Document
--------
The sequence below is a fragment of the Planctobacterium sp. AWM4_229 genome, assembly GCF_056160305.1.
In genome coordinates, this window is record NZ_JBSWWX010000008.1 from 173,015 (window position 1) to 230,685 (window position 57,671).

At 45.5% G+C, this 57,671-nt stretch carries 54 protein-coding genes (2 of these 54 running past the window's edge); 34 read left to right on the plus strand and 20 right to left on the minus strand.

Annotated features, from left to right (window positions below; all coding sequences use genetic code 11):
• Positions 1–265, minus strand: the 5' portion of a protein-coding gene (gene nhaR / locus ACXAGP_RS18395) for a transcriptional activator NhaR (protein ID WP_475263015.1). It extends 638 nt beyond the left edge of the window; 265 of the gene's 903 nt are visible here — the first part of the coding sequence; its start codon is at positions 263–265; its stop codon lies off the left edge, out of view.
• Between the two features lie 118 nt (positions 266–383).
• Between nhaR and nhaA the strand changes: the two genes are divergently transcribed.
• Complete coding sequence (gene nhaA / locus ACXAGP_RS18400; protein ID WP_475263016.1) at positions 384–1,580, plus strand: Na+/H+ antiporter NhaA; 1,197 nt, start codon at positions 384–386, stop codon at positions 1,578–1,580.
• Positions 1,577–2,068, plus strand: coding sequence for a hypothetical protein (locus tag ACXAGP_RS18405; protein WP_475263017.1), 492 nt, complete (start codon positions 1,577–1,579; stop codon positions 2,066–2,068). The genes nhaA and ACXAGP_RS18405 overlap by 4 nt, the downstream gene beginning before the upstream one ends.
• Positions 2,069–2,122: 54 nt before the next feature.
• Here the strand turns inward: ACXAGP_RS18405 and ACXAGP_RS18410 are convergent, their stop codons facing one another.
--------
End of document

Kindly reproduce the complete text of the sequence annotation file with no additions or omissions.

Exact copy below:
The sequence below is a fragment of the Planctobacterium sp. AWM4_229 genome, assembly GCF_056160305.1.
In genome coordinates, this window is record NZ_JBSWWX010000008.1 from 173,015 (window position 1) to 230,685 (window position 57,671).

At 45.5% G+C, this 57,671-nt stretch carries 54 protein-coding genes (2 of these 54 running past the window's edge); 34 read left to right on the plus strand and 20 right to left on the minus strand.

Annotated features, from left to right (window positions below; all coding sequences use genetic code 11):
• Positions 1–265, minus strand: the 5' portion of a protein-coding gene (gene nhaR / locus ACXAGP_RS18395) for a transcriptional activator NhaR (protein ID WP_475263015.1). It extends 638 nt beyond the left edge of the window; 265 of the gene's 903 nt are visible here — the first part of the coding sequence; its start codon is at positions 263–265; its stop codon lies off the left edge, out of view.
• Between the two features lie 118 nt (positions 266–383).
• Between nhaR and nhaA the strand changes: the two genes are divergently transcribed.
• Complete coding sequence (gene nhaA / locus ACXAGP_RS18400; protein ID WP_475263016.1) at positions 384–1,580, plus strand: Na+/H+ antiporter NhaA; 1,197 nt, start codon at positions 384–386, stop codon at positions 1,578–1,580.
• Positions 1,577–2,068, plus strand: coding sequence for a hypothetical protein (locus tag ACXAGP_RS18405; protein WP_475263017.1), 492 nt, complete (start codon positions 1,577–1,579; stop codon positions 2,066–2,068). The genes nhaA and ACXAGP_RS18405 overlap by 4 nt, the downstream gene beginning before the upstream one ends.
• Positions 2,069–2,122: 54 nt before the next feature.
• Here the strand turns inward: ACXAGP_RS18405 and ACXAGP_RS18410 are convergent, their stop codons facing one another.